JUST A MAT­TER OF TIME

Mus­ings are thoughts, the thought­ful kind. For the pur­pose of th­ese ar­ti­cles, a-mus­ings are thoughts that might amuse, en­ter­tain and even en­lighten.

The Star (St. Lucia) - - LOCAL - By Michael Walker

The thing about trav­el­ling half way round the world is that time gets a lit­tle con­fus­ing. Take Tai­wan, for in­stance – it's about as far away from St Lu­cia as you can pos­si­bly get – so the time dif­fer­ence is ex­actly 12 hours, which means that 7 o'clock on Mon­day Morn­ing in St Lu­cia is ac­tu­ally 7 o'clock on Mon­day evening in Taipei – as in most things, Tai­wan is way ahead of St Lu­cia even when it comes to time.

It seems like weeks since I left He­wanorra for Lon­don but it is, in fact, less than a week ago that I landed on a brisk, as the cap­tain put it, Mon­day morn­ing at Gatwick; I had a meet­ing to at­tend in the old coun­try and I man­aged to squeeze it in dur­ing the day's wait for the con­nect­ing Vir­gin evening flight to Hong Kong. Ac­tu­ally, Vir­gin has changed its sched­ule slightly from St Lu­cia; in­stead of leav­ing quite late it now leaves around 5 p.m. which means pas­sen­gers ar­rive in Lon­don at 1 a.m. St Lu­cia body time, which is great be­cause you don't feel when you land at 5 a.m. Lon­don time that you have been awake all night. I had booked a day room at the Hil­ton at Gatwick which meant that I could ba­si­cally roll off the flight and into bed for a few hours of truly hor­i­zon­tal sleep be­fore tod­dling along to the meet­ing in good time be­fore my 9.30 p.m. flight to the Far East.

The on­ward flight took around 12 hours – amaz­ing re­ally – and we landed in Hong Kong at about 5 p.m. Tues­day af­ter­noon, which as I said in the be­gin­ning was re­ally only 5 a.m. on Tues­day morn­ing in St Lu­cia.

Hong Kong has one of those air­ports where you wish you could just float on air be­tween ter­mi­nals es­pe­cially when you dis­cover that your flight that was sup­posed to leave from gate 3 is sud­denly changed to gate 115 in an­other quite dif­fer­ent but ad­join­ing ter­mi­nal. It seems some­times that the air­ports of the world are try­ing to re­dress the bal­ance of fast travel by in­tro­duc­ing marathon walks from ar­rival gates to the ter­mi­nals – Toronto is an­other air­port, just like Honk Kong, that seems to think that peo­ple who have just trav­elled thou­sands of miles re­ally need to walk for at least half an hour car­ry­ing hand lug­gage that may or may not in­clude the kitchen sink or drag­ging grand­mother and the kids along end­less ster­ile cor­ri­dors.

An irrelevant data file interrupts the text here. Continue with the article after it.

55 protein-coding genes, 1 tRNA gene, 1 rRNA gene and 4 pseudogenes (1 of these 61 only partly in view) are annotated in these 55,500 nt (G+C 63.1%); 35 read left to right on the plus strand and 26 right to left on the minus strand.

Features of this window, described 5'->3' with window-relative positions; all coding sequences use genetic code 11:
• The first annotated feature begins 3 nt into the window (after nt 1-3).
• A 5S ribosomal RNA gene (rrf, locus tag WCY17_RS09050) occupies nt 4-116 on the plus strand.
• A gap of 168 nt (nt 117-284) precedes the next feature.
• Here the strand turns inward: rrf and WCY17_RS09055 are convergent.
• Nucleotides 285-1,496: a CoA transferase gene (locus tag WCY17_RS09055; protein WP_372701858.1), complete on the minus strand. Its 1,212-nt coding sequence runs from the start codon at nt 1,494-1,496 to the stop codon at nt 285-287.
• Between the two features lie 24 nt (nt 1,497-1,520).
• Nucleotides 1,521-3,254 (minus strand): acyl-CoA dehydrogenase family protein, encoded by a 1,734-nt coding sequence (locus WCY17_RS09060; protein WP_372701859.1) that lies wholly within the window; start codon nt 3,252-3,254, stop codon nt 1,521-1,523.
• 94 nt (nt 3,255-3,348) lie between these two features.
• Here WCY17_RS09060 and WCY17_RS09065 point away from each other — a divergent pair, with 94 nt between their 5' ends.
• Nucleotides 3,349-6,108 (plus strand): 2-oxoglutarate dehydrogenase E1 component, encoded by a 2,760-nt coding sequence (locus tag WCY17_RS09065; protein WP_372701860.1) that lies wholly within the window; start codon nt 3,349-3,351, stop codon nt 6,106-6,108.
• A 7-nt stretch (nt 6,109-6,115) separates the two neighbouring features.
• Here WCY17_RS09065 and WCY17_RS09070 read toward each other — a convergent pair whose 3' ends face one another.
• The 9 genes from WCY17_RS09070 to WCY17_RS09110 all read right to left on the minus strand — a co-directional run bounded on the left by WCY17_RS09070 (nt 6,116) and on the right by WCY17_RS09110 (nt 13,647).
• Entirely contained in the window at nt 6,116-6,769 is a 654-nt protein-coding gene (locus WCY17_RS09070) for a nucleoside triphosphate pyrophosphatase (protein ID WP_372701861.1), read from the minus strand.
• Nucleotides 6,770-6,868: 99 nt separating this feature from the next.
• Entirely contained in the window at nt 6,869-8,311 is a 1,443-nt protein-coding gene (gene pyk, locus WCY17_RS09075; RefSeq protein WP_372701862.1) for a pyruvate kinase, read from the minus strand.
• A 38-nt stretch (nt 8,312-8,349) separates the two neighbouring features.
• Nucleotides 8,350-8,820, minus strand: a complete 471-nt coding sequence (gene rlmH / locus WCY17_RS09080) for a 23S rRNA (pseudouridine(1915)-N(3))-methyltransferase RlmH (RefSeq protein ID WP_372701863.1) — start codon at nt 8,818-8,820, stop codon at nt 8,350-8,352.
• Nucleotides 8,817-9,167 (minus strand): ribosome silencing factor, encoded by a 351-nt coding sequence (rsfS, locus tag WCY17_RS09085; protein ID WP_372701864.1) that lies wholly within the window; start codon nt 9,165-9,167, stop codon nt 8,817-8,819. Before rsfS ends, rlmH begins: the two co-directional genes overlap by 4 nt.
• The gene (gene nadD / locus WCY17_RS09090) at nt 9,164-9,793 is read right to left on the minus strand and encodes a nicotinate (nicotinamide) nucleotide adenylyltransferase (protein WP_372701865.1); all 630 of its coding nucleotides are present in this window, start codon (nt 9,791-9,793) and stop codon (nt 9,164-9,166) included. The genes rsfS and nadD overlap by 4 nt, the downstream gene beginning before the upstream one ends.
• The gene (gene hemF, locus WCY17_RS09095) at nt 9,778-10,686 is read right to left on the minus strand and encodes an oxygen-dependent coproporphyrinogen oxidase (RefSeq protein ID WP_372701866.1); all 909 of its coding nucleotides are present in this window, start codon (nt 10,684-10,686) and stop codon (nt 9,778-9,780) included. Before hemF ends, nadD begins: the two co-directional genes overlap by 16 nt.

The flight from Hong Kong to Taipei was un­event­ful, just an hour and five min­utes in which the crew man­aged to serve a full meal to 350 pas­sen­gers and sell them duty free items at the same time, in­clud­ing gi­ant fluffy toys. Few peo­ple re­al­ize how busy the air cor­ri­dor be­tween Tai­wan and the main­land is. There are lit­er­ally dozens, if not hun­dreds, of flights ev­ery day be­tween China and towns all over Tai­wan. In fact, the cor­ri­dors have be­come so crowded that China – on the very day of my ar­rival – had pro­claimed a new cor­ri­dor to ease the traf­fic with­out, of course, con­sult­ing Tai­wan first, which caused my friend Tom (you know which Tom I mean) a cou­ple of mi­nor headaches as he – as Direc­tor Gen­eral of the Min­istry of For­eign Af­fairs – had to sort out the prob­lem be­fore it got out of hand and be­came a diplo­matic in­ci­dent (which he did, of course).

It was nice to see Tom and his wife Tina again. Even though it was al­most mid­night in Tai­wan (mid­day in St Lu­cia) when I landed; my friends were wait­ing for me as I ex­ited the plane and es­corted me like a prince to my ho­tel for the night. No rest for the wicked – though th­ese days I don't feel par­tic­u­larly wicked – and I had to be up by 6 the fol­low­ing morn­ing for an early ses­sion with the Direc­tor Gen­eral of the In­ter­na­tional Co­op­er­a­tion and Devel­op­ment Fund in Tai­wan. The ICDF is re­spon­si­ble for many of the schol­ar­ships awarded to St Lu­cian stu­dents, but that was not what we talked about. At a later meet­ing with peo­ple from the Min­istry of For­eign Af­fairs, I had the hon­our of meet­ing a group of peo­ple who are con­duct­ing aid projects all over the globe – even in Rus­sia! There is con­sid­er­able in­ter­est in var­i­ous quar­ters in and around Tai­wan for what the In­Time Project and IETV did, and con­tinue to do, to fur­ther ed­u­ca­tion in St Lu­cia. You know what they say about never be­ing a prophet in your own coun­try (well, I sup­pose some peo­ple might not al­low me to con­sider St Lu­cia “my own coun­try”) but those in the know in the wider world seem to ap­pre­ci­ate what we have been do­ing for the past 10 years or more.

By the time the first meet­ing was over and the for­mal lunch had been con­cluded I was well and truly knack­ered. The only thing that kept me go­ing was the en­thu­si­asm from the peo­ple I was meet­ing to the ed­u­ca­tion ini­tia­tives that we con­tinue to in­tro­duce into St Lu­cia. It seems that IETV's pro­grams will take on a new lease on life out in the wider world; it's sim­ply a mat­ter of time.

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